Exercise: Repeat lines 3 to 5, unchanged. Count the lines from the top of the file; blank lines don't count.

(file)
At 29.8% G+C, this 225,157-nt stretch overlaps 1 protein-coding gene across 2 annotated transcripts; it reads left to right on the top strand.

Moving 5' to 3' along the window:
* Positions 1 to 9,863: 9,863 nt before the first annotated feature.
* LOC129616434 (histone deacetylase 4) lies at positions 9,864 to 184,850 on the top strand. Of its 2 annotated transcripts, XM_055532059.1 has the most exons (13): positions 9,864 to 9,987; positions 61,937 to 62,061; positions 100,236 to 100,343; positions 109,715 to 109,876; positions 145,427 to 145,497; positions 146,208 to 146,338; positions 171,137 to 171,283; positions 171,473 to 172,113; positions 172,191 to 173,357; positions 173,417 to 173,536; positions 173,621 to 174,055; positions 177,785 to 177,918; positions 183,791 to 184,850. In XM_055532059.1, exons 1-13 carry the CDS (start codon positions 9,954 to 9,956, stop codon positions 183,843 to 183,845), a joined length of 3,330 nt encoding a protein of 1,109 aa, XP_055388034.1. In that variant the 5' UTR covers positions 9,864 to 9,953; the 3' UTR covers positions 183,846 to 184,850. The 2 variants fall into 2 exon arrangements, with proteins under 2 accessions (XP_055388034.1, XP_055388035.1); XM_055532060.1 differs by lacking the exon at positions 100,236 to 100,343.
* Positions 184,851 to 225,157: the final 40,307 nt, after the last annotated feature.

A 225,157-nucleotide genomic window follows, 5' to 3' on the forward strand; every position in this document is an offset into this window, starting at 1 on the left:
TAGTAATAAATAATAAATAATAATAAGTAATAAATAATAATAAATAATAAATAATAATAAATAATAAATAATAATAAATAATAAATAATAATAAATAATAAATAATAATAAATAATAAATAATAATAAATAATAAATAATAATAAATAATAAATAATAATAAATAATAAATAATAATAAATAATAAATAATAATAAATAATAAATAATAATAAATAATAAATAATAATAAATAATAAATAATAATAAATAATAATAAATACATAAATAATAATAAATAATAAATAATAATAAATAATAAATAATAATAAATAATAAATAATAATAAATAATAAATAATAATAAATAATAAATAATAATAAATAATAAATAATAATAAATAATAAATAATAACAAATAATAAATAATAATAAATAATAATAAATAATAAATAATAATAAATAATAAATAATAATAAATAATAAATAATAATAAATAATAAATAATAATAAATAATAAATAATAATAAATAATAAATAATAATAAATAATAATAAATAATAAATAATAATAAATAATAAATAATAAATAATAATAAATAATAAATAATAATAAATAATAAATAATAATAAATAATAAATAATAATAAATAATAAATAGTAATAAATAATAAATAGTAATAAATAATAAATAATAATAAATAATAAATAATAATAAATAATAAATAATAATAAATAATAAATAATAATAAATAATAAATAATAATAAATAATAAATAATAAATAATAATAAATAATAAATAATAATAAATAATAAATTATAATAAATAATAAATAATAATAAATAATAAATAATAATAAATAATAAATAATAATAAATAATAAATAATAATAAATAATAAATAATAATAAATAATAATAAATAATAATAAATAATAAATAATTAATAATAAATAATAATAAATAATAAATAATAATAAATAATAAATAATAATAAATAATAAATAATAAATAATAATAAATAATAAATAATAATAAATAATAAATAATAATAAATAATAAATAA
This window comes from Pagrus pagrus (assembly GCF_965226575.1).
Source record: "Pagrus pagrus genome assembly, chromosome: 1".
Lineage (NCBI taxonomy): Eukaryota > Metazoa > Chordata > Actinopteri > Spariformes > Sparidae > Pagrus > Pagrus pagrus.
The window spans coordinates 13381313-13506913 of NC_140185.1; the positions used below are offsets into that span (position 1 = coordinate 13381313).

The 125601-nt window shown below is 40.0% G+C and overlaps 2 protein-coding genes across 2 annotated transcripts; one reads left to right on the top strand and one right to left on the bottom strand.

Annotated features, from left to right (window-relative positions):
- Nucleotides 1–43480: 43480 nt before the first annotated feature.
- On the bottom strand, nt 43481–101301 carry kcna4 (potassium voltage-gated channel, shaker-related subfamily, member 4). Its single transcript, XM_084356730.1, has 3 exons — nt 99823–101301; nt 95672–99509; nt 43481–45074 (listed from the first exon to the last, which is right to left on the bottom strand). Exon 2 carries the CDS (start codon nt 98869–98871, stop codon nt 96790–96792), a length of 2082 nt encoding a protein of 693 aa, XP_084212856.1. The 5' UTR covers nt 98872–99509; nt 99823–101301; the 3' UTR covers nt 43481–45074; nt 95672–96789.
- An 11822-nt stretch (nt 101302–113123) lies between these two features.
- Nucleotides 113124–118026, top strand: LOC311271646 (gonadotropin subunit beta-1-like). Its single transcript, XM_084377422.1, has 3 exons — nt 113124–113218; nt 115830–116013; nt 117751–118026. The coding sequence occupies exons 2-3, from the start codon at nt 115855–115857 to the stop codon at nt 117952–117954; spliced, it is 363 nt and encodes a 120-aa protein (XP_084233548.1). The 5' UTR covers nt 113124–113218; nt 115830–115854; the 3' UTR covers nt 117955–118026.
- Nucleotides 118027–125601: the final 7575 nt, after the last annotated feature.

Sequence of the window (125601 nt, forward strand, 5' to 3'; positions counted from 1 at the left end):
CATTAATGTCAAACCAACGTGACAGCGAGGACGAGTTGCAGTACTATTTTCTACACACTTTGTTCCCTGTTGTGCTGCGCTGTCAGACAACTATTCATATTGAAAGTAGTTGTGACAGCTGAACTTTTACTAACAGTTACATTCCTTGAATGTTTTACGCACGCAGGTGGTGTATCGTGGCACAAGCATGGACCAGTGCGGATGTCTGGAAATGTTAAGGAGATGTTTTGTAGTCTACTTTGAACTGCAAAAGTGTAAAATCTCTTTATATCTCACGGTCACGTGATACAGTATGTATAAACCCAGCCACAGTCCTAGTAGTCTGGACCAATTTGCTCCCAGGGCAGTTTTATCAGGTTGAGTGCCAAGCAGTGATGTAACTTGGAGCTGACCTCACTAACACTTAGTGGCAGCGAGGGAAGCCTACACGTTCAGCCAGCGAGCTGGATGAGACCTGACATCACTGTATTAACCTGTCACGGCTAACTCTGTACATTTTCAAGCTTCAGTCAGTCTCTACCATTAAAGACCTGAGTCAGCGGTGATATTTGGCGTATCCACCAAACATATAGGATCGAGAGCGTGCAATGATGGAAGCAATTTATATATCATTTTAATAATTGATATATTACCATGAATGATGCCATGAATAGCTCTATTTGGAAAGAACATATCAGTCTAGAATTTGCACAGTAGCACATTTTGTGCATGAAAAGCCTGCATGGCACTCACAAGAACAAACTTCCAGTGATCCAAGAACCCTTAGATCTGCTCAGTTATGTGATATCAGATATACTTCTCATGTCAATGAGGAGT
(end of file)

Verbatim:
* Positions 1 to 9,863: 9,863 nt before the first annotated feature.
* LOC129616434 (histone deacetylase 4) lies at positions 9,864 to 184,850 on the top strand. Of its 2 annotated transcripts, XM_055532059.1 has the most exons (13): positions 9,864 to 9,987; positions 61,937 to 62,061; positions 100,236 to 100,343; positions 109,715 to 109,876; positions 145,427 to 145,497; positions 146,208 to 146,338; positions 171,137 to 171,283; positions 171,473 to 172,113; positions 172,191 to 173,357; positions 173,417 to 173,536; positions 173,621 to 174,055; positions 177,785 to 177,918; positions 183,791 to 184,850. In XM_055532059.1, exons 1-13 carry the CDS (start codon positions 9,954 to 9,956, stop codon positions 183,843 to 183,845), a joined length of 3,330 nt encoding a protein of 1,109 aa, XP_055388034.1. In that variant the 5' UTR covers positions 9,864 to 9,953; the 3' UTR covers positions 183,846 to 184,850. The 2 variants fall into 2 exon arrangements, with proteins under 2 accessions (XP_055388034.1, XP_055388035.1); XM_055532060.1 differs by lacking the exon at positions 100,236 to 100,343.
* Positions 184,851 to 225,157: the final 40,307 nt, after the last annotated feature.